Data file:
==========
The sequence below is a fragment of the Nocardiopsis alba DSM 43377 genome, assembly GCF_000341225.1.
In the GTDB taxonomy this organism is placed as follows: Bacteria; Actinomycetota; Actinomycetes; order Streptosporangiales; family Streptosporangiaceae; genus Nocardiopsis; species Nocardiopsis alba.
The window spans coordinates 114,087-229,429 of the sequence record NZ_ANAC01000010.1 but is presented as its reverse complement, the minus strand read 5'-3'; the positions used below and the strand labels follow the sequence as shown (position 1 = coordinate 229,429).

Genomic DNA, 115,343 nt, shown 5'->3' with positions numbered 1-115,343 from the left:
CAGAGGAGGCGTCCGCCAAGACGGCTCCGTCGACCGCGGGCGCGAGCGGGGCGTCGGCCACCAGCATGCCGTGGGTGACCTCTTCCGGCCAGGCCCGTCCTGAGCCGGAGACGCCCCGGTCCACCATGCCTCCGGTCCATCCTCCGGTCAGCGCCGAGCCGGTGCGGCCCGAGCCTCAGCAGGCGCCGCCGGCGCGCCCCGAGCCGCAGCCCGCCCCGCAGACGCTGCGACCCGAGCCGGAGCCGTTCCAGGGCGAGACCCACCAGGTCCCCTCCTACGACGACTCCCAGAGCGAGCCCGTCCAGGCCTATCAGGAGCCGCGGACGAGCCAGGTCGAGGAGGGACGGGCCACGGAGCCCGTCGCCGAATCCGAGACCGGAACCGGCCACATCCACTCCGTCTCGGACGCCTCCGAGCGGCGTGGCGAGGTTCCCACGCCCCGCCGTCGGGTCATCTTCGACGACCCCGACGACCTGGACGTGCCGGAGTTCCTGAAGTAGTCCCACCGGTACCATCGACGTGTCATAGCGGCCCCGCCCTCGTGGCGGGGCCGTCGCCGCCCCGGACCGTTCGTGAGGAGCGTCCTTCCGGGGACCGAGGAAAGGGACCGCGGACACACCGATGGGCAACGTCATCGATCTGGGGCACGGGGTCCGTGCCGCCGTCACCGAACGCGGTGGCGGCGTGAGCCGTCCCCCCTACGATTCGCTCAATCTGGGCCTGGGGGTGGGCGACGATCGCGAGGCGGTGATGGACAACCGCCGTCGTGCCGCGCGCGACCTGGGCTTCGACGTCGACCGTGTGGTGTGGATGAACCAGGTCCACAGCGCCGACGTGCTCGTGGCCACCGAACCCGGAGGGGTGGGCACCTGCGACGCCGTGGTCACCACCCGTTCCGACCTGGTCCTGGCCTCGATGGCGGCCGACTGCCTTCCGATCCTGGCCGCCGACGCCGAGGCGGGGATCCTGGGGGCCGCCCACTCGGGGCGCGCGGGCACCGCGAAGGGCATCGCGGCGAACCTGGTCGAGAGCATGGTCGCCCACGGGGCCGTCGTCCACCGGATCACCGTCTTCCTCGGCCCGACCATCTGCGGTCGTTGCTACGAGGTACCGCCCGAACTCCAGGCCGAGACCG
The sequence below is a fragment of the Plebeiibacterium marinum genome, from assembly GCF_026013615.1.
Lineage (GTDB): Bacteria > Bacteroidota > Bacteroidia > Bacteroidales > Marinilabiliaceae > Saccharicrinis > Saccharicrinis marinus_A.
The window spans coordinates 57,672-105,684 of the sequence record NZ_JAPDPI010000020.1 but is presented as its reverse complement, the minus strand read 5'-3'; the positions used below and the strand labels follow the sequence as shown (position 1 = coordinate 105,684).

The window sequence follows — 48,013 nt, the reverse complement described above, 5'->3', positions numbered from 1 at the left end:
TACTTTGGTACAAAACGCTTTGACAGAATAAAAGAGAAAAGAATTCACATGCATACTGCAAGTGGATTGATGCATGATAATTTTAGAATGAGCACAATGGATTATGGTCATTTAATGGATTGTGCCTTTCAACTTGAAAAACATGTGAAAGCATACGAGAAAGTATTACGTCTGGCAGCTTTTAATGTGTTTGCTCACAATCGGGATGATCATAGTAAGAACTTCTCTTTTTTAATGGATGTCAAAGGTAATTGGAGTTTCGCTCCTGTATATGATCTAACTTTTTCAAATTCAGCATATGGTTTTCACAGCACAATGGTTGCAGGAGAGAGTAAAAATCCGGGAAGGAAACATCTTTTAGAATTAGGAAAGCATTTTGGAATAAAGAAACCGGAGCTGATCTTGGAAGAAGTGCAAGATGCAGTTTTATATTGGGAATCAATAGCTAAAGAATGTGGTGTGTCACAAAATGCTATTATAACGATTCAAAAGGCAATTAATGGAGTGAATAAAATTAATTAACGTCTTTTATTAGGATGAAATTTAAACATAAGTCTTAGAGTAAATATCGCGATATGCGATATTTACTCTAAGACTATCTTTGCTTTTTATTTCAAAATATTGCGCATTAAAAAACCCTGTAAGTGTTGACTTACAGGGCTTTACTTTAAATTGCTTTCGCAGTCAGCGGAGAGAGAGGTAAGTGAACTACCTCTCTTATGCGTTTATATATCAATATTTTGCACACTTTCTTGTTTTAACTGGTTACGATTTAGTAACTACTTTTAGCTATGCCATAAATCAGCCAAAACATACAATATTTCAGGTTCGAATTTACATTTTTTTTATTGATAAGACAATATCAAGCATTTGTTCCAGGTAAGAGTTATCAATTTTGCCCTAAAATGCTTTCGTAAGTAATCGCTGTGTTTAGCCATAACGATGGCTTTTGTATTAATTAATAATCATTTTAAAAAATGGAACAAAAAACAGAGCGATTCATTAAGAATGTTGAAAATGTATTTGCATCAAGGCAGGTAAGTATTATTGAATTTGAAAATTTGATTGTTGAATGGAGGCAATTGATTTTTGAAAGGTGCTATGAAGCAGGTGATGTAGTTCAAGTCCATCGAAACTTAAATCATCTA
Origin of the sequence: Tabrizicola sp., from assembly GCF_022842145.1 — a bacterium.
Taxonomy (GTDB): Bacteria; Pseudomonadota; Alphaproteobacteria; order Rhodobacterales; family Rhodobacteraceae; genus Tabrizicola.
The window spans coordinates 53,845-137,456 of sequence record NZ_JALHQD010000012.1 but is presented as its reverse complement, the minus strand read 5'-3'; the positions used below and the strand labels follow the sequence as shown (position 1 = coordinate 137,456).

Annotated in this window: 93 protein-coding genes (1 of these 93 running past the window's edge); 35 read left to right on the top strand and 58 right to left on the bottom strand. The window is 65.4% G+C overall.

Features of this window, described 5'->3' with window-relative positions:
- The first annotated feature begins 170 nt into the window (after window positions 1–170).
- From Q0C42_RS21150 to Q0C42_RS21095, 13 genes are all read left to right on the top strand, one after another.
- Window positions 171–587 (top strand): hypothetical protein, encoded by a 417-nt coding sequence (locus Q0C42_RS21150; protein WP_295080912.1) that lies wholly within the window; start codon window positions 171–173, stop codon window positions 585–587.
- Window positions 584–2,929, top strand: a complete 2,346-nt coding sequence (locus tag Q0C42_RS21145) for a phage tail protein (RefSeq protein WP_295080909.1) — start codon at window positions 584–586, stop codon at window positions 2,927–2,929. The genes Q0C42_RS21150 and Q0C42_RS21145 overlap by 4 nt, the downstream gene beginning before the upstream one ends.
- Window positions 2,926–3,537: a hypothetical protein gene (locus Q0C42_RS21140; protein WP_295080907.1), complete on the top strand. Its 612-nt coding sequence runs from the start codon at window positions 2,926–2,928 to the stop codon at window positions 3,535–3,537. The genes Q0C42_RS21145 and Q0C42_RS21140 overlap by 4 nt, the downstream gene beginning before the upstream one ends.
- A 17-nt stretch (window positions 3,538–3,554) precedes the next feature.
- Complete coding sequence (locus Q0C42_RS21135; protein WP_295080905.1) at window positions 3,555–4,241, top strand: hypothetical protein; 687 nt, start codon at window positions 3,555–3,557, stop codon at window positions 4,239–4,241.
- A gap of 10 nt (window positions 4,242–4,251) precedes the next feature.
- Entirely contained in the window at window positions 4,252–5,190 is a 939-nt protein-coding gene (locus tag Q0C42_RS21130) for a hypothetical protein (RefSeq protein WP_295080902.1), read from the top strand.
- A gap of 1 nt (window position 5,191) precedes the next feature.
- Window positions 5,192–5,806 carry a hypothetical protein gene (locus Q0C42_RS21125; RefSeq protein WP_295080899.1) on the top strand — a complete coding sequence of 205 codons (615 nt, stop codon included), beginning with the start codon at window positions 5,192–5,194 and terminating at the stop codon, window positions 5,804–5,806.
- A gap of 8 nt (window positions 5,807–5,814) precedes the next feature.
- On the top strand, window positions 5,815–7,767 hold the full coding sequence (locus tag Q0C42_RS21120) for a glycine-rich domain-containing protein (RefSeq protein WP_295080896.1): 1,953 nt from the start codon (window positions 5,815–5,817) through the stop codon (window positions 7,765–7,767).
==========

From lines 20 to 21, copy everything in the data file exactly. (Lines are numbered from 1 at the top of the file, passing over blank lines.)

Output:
- Window positions 2,926–3,537: a hypothetical protein gene (locus Q0C42_RS21140; protein WP_295080907.1), complete on the top strand. Its 612-nt coding sequence runs from the start codon at window positions 2,926–2,928 to the stop codon at window positions 3,535–3,537. The genes Q0C42_RS21145 and Q0C42_RS21140 overlap by 4 nt, the downstream gene beginning before the upstream one ends.
- A 17-nt stretch (window positions 3,538–3,554) precedes the next feature.